Bishop of the Algarve decries 'long-standing deep imbalance' in world economy 'only made worse' by COVID-19

Bishop of the Algarve decries “long-standing deep imbalance” in world economy “only made worse” by COVID-19

The Bishop of the Algarve in southern Portugal, Manuel Quintas, has decried the “long-standing deep imbalance” in the world economy that has “only been made worse” by COVID-19.

– “It is very difficult to proclaim the Gospel to those who lack basic necessities”

In a pastoral letter published August 16 in diocesan publication Folha do Domingo, Bishop Quintas urged all members of the Church of the Algarve “to be on the front line in order to overcome indifference” in the wake of the coronavirus crisis.

“It is very difficult to proclaim the Gospel to those who lack basic necessities as a consequence of the growing unemployment which is beginning to have harmful effects on many families”, the bishop alerted in his letter.

For that reason, he urged Catholics to redouble their “gestures of welcome, compassion, consolation and the sharing of goods” at this difficult time for so many.

– “Frightening” destruction of jobs and 232% increase in unemployment

In his text, the Portuguese prelate alerted that in Portugal the economy “has entered into recession” with a drop of 16.5% in GDP in the second quarter this year, with the current emergency “already being recognised as more serious than the financial crisis of 2012”.

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Quintas also lamented that the tourism sector, “the most important” in the Algarve region, “has been severely affected” by COVID-19, and warned that “there are few expectations of an improvement in the situation”.

The bishop deplored that “it is clear that the Algarve is one of the regions most affected” by the coronavirus crisis, with the region suffering the destruction of a “frightening” 40% of its jobs.

Unemployment statistics in June “revealed an increase of 232% compared to 2019” with over 27,000 local people now out of work thanks to COVID-19, the bishop decried.

“We are aware of this, not only through business associations and the media, but above all through the people who come to us for help”, Quintas explained, making reference to the local Church’s contact with the situation on the ground through diocesan and parish Caritas, the Vincentians, soup kitchens and other Church social and charity organisations.

– On the economy and the provision of public healthcare, “it is time to do things differently”

Quintas reassured the faithful that “we want, as a diocesan Church, to give you all a word of hope and tell you that we want to be an active part not only in the reflection on this problem [of the coronavirus crisis], which is everyone’s, but also in our mobilisation on the front line, in support of those most in need [and] to revive public, family and Christian life”.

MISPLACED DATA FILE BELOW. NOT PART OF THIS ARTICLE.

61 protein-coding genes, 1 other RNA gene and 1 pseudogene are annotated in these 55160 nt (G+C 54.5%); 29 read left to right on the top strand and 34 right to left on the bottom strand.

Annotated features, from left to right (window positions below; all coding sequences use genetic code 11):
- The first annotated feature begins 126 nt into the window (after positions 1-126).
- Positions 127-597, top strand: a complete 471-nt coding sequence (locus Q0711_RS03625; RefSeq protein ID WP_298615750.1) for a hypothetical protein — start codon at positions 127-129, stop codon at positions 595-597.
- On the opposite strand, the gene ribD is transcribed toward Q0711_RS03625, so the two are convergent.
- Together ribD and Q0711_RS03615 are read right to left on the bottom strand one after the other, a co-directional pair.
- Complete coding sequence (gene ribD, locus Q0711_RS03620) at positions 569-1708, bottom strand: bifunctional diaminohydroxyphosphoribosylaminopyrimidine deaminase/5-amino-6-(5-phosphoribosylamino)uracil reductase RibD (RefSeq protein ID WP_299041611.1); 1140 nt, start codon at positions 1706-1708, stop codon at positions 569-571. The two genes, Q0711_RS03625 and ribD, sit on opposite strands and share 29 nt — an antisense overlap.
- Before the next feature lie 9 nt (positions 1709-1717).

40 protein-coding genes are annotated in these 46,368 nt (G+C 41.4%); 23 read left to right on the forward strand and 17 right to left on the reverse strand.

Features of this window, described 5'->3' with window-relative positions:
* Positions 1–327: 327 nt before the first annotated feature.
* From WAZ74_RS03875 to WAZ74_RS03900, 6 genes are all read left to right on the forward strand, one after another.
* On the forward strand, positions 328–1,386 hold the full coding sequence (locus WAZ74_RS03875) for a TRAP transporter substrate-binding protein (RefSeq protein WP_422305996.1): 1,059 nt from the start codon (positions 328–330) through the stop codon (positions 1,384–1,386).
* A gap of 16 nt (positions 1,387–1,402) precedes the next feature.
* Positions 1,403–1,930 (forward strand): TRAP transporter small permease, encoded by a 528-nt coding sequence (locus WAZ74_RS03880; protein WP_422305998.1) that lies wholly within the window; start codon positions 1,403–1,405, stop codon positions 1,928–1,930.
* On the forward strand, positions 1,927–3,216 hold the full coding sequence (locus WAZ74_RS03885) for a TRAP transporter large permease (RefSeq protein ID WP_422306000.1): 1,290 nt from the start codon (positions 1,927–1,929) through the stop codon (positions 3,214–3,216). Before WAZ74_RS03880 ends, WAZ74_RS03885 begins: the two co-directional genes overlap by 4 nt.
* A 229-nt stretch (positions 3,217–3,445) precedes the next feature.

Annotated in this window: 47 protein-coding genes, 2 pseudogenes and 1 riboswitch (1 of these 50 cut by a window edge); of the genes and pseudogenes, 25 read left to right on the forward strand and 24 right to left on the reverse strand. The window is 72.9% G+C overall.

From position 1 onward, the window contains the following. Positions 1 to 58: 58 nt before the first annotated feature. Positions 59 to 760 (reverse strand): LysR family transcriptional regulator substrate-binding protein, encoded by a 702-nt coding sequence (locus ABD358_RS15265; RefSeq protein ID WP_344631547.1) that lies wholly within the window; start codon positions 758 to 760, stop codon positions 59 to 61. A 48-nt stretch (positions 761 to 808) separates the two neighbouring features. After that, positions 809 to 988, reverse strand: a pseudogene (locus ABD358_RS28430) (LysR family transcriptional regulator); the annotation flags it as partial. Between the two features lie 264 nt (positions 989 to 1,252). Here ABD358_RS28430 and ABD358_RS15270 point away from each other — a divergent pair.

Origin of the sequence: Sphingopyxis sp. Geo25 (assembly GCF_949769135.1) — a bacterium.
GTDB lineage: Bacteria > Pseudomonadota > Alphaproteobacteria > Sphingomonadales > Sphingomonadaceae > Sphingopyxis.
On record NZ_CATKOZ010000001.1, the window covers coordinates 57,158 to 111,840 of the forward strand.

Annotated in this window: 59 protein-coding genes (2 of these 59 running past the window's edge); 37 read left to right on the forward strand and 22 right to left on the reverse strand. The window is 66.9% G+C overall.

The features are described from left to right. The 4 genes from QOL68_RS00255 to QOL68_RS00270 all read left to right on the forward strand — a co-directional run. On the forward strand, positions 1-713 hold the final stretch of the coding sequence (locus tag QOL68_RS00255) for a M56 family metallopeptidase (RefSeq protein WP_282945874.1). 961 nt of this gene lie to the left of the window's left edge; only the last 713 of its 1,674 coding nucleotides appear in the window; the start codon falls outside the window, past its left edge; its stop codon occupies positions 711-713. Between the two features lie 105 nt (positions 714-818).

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To help turn the economic situation around, the Bishop of the Algarve encouraged local Catholics “to value what is ours, not forgetting festivals and traditions, although living them in a different way, consuming local products, taking your holidays here, enjoying the regional gastronomy in restaurants and visiting our monuments and museums”.

Quintas also warned that “the Algarve has great needs in terms of social and health provision, which must be addressed”, and that “the public health system must seek equality of access and be strengthened in the region”.

In terms of the economy and social and health services, “it is time to do things differently”, the bishop declared.

Quintas added that “the awareness of living in difficult times leads us to ask for unity, community spirit and hope in the rediscovery of new paths on which common interests prevail over ideologies or personal interests”, and implored that in this task of rebuilding after COVID-19 Christians have a particular “responsibility”.

– To politicians: take responsibility for the most vulnerable

The Bishop of the Algarve also had a word of warning for politicians against imposing “complex and demanding administrative rules” on those seeking help at this time.

“When a shipwrecked person asks for help, he does not expect promises of help, subject to a discouraging bureaucracy, but instead that he be thrown a lifeline and be urgently helped out of the situation in which he finds himself”, Quintas wrote.

Finally, the Algarve bishop exhorted his clergy – and in particular parish priests and the laypeople who assist them – “to evaluate the need for a restructuring” of the Church’s social assistance activities “so that the whole community may feel on the front line” in terms of responding to the health, social and economic emergency.

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(With reporting by Vatican News)

On Novena, more Church warnings on the post-COVID-19 recession:

16/8: “Families have lost work and have nothing to eat”: At Sunday Angelus, Pope sounds alarm on coronavirus economic crisis

Pope to address UN on need for new socio-economic models post-pandemic

Vatican encourages sustainable rural tourism as stimulus to post-COVID-19 economy

Pope’s “polyhedron” hailed as “fairer and more equitable” way to rethink globalisation post-COVID-19

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Cameron Doody

Director and editor at Novena
PhD in ancient Jewish/Christian history and philosophy. Lecturer in ethics at Loyola University Maryland, Alcalá de Henares (Spain) campus. Religion journalist with 4 years experience.